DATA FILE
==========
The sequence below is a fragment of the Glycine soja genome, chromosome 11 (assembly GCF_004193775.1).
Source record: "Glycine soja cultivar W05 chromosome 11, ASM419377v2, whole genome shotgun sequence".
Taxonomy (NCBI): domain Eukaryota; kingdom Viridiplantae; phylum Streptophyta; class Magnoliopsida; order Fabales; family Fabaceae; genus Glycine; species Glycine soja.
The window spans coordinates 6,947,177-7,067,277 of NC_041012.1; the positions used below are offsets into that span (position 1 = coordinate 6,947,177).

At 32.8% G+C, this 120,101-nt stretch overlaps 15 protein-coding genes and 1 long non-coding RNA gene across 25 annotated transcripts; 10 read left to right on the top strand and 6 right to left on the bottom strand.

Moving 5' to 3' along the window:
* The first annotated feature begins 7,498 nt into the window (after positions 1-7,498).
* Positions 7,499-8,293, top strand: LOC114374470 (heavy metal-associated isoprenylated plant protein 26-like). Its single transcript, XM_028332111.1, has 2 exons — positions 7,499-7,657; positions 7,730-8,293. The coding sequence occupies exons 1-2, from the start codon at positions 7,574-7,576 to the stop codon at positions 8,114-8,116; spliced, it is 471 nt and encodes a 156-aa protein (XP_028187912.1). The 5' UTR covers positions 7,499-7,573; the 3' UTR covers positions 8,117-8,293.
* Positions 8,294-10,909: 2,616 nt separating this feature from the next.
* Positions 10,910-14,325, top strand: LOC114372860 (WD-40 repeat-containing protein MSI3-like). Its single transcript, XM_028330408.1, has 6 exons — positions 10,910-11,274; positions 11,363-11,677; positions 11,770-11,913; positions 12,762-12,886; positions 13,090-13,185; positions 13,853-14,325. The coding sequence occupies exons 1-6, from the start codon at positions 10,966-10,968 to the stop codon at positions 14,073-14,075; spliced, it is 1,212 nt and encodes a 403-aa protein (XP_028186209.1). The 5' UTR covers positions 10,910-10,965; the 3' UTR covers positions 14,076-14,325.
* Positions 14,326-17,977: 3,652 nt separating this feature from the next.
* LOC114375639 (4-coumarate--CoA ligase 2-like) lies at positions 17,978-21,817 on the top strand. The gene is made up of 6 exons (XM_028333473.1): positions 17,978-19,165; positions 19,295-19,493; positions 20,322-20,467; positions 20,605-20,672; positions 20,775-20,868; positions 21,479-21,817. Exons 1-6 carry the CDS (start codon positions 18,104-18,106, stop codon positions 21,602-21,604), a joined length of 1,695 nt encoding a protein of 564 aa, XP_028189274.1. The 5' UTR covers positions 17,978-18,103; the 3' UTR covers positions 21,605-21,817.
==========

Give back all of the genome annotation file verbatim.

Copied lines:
The sequence below is a fragment of the Glycine soja genome, chromosome 11 (assembly GCF_004193775.1).
Source record: "Glycine soja cultivar W05 chromosome 11, ASM419377v2, whole genome shotgun sequence".
Taxonomy (NCBI): domain Eukaryota; kingdom Viridiplantae; phylum Streptophyta; class Magnoliopsida; order Fabales; family Fabaceae; genus Glycine; species Glycine soja.
The window spans coordinates 6,947,177-7,067,277 of NC_041012.1; the positions used below are offsets into that span (position 1 = coordinate 6,947,177).

At 32.8% G+C, this 120,101-nt stretch overlaps 15 protein-coding genes and 1 long non-coding RNA gene across 25 annotated transcripts; 10 read left to right on the top strand and 6 right to left on the bottom strand.

Moving 5' to 3' along the window:
* The first annotated feature begins 7,498 nt into the window (after positions 1-7,498).
* Positions 7,499-8,293, top strand: LOC114374470 (heavy metal-associated isoprenylated plant protein 26-like). Its single transcript, XM_028332111.1, has 2 exons — positions 7,499-7,657; positions 7,730-8,293. The coding sequence occupies exons 1-2, from the start codon at positions 7,574-7,576 to the stop codon at positions 8,114-8,116; spliced, it is 471 nt and encodes a 156-aa protein (XP_028187912.1). The 5' UTR covers positions 7,499-7,573; the 3' UTR covers positions 8,117-8,293.
* Positions 8,294-10,909: 2,616 nt separating this feature from the next.
* Positions 10,910-14,325, top strand: LOC114372860 (WD-40 repeat-containing protein MSI3-like). Its single transcript, XM_028330408.1, has 6 exons — positions 10,910-11,274; positions 11,363-11,677; positions 11,770-11,913; positions 12,762-12,886; positions 13,090-13,185; positions 13,853-14,325. The coding sequence occupies exons 1-6, from the start codon at positions 10,966-10,968 to the stop codon at positions 14,073-14,075; spliced, it is 1,212 nt and encodes a 403-aa protein (XP_028186209.1). The 5' UTR covers positions 10,910-10,965; the 3' UTR covers positions 14,076-14,325.
* Positions 14,326-17,977: 3,652 nt separating this feature from the next.
* LOC114375639 (4-coumarate--CoA ligase 2-like) lies at positions 17,978-21,817 on the top strand. The gene is made up of 6 exons (XM_028333473.1): positions 17,978-19,165; positions 19,295-19,493; positions 20,322-20,467; positions 20,605-20,672; positions 20,775-20,868; positions 21,479-21,817. Exons 1-6 carry the CDS (start codon positions 18,104-18,106, stop codon positions 21,602-21,604), a joined length of 1,695 nt encoding a protein of 564 aa, XP_028189274.1. The 5' UTR covers positions 17,978-18,103; the 3' UTR covers positions 21,605-21,817.